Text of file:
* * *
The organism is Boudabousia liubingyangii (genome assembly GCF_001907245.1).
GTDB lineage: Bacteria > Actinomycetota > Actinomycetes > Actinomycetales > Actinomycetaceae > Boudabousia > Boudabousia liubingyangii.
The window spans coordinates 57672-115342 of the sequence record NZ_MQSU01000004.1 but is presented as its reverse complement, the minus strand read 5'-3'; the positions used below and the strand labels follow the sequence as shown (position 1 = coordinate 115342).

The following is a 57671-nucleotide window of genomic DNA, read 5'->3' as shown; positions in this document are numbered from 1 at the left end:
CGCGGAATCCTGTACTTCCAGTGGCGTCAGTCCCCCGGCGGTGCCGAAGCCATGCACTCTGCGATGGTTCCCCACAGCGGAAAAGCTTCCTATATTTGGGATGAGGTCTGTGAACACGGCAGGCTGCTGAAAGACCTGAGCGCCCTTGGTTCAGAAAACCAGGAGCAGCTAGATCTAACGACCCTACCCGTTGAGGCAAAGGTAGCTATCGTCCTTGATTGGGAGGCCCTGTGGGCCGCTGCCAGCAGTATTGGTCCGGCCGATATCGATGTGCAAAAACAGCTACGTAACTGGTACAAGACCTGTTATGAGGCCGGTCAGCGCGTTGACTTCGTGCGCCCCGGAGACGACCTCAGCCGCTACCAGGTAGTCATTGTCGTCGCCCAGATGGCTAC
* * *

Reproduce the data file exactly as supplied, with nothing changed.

The organism is Boudabousia liubingyangii (genome assembly GCF_001907245.1).
GTDB lineage: Bacteria > Actinomycetota > Actinomycetes > Actinomycetales > Actinomycetaceae > Boudabousia > Boudabousia liubingyangii.
The window spans coordinates 57672-115342 of the sequence record NZ_MQSU01000004.1 but is presented as its reverse complement, the minus strand read 5'-3'; the positions used below and the strand labels follow the sequence as shown (position 1 = coordinate 115342).

The following is a 57671-nucleotide window of genomic DNA, read 5'->3' as shown; positions in this document are numbered from 1 at the left end:
CGCGGAATCCTGTACTTCCAGTGGCGTCAGTCCCCCGGCGGTGCCGAAGCCATGCACTCTGCGATGGTTCCCCACAGCGGAAAAGCTTCCTATATTTGGGATGAGGTCTGTGAACACGGCAGGCTGCTGAAAGACCTGAGCGCCCTTGGTTCAGAAAACCAGGAGCAGCTAGATCTAACGACCCTACCCGTTGAGGCAAAGGTAGCTATCGTCCTTGATTGGGAGGCCCTGTGGGCCGCTGCCAGCAGTATTGGTCCGGCCGATATCGATGTGCAAAAACAGCTACGTAACTGGTACAAGACCTGTTATGAGGCCGGTCAGCGCGTTGACTTCGTGCGCCCCGGAGACGACCTCAGCCGCTACCAGGTAGTCATTGTCGTCGCCCAGATGGCTAC